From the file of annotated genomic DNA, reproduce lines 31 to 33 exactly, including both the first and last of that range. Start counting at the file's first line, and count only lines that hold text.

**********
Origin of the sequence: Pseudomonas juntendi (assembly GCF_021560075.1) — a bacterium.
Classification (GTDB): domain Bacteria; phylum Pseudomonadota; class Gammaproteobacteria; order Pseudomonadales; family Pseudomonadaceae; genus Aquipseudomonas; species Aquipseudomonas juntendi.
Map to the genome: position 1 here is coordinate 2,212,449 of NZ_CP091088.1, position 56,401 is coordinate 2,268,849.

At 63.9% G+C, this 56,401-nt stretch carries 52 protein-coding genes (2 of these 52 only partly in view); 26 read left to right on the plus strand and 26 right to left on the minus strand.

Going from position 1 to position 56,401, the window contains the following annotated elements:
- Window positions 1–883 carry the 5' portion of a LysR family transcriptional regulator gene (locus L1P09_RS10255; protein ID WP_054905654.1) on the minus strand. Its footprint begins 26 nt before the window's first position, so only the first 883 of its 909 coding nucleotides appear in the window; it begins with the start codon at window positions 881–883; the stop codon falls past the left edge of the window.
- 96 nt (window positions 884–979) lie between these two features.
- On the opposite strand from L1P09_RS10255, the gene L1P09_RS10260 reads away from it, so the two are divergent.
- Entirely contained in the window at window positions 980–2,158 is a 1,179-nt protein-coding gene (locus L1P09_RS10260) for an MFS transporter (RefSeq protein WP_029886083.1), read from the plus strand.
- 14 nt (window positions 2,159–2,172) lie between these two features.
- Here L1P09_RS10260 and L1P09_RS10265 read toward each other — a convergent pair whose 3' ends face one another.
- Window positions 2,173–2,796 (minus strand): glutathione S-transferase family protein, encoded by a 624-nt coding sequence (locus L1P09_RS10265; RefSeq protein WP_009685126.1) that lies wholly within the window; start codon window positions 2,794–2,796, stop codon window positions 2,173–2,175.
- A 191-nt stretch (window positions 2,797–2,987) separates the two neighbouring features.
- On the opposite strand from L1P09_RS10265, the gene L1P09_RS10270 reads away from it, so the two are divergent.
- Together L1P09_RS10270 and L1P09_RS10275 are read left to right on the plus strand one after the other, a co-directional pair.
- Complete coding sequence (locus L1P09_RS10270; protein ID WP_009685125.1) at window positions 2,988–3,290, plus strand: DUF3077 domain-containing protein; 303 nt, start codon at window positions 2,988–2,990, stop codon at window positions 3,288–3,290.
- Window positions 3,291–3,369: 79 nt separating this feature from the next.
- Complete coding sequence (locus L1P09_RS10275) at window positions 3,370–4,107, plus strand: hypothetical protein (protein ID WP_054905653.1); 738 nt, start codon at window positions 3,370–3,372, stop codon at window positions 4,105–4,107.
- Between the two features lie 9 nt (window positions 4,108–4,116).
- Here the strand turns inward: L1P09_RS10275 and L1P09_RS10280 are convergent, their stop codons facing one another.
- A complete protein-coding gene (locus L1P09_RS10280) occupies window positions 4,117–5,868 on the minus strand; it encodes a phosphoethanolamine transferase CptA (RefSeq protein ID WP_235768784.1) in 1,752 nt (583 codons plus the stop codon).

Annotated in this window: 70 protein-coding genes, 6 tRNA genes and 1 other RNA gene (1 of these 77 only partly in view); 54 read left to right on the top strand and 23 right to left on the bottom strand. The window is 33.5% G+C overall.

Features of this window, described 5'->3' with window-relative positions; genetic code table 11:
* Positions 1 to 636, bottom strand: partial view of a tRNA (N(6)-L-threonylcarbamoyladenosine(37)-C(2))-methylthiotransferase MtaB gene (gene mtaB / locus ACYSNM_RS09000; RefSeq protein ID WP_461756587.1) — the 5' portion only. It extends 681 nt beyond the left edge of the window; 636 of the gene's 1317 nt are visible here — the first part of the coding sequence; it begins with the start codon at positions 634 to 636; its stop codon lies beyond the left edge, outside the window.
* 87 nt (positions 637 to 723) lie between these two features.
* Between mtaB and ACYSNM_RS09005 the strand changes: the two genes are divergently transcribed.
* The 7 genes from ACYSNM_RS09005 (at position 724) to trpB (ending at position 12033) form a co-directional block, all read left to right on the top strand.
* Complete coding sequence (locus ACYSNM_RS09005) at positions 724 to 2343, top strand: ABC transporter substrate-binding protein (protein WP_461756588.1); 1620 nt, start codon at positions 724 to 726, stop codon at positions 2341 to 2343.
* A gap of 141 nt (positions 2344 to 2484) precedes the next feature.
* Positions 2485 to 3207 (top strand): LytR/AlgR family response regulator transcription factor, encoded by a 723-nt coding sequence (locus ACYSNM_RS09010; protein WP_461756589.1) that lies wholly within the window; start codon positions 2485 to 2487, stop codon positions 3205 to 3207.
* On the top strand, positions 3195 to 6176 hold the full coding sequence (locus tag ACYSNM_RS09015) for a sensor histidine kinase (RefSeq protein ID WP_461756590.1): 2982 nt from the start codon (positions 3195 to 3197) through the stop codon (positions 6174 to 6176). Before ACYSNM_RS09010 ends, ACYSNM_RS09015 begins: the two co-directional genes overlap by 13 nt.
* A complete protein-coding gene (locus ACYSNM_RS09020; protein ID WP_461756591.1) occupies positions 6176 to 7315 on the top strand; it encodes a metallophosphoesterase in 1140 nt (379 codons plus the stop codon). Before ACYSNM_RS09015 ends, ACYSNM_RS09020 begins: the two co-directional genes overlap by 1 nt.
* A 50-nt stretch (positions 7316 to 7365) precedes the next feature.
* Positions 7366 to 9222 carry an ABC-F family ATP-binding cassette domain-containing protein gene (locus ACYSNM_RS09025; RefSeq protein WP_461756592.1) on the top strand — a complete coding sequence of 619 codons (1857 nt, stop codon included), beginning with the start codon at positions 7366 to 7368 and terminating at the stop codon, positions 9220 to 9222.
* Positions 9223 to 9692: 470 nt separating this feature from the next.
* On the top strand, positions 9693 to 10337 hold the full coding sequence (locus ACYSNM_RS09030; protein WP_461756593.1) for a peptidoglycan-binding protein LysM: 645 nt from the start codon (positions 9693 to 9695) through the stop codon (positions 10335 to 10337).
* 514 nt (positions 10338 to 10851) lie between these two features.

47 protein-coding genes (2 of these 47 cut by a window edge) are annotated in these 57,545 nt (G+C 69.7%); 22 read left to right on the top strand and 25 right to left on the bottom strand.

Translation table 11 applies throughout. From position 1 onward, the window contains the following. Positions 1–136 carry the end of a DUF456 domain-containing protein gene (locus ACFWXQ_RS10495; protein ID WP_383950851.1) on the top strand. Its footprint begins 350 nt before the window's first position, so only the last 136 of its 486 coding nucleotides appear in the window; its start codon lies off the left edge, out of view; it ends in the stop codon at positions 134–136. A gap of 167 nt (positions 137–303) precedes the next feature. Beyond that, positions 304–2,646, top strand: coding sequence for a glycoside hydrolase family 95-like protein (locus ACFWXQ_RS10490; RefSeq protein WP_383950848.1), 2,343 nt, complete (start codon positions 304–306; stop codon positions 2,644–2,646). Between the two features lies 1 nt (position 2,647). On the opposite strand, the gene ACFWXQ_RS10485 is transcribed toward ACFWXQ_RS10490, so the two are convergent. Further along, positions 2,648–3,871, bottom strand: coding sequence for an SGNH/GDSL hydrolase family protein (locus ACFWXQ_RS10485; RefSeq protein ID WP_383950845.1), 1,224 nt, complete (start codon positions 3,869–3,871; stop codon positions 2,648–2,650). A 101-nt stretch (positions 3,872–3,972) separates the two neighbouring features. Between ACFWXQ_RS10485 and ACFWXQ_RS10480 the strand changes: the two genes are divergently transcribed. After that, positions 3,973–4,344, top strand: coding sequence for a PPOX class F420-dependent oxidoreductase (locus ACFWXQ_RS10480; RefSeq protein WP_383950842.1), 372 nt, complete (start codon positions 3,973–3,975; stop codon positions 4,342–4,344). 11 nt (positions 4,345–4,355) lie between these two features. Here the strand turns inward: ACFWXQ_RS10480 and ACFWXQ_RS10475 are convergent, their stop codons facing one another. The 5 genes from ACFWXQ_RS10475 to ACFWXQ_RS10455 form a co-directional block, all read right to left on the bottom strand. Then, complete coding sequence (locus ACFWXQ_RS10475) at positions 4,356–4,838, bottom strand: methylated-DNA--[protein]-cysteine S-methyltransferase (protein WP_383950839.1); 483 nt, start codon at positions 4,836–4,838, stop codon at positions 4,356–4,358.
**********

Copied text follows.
* On the top strand, positions 3195 to 6176 hold the full coding sequence (locus tag ACYSNM_RS09015) for a sensor histidine kinase (RefSeq protein ID WP_461756590.1): 2982 nt from the start codon (positions 3195 to 3197) through the stop codon (positions 6174 to 6176). Before ACYSNM_RS09010 ends, ACYSNM_RS09015 begins: the two co-directional genes overlap by 13 nt.
* A complete protein-coding gene (locus ACYSNM_RS09020; protein ID WP_461756591.1) occupies positions 6176 to 7315 on the top strand; it encodes a metallophosphoesterase in 1140 nt (379 codons plus the stop codon). Before ACYSNM_RS09015 ends, ACYSNM_RS09020 begins: the two co-directional genes overlap by 1 nt.
* A 50-nt stretch (positions 7316 to 7365) precedes the next feature.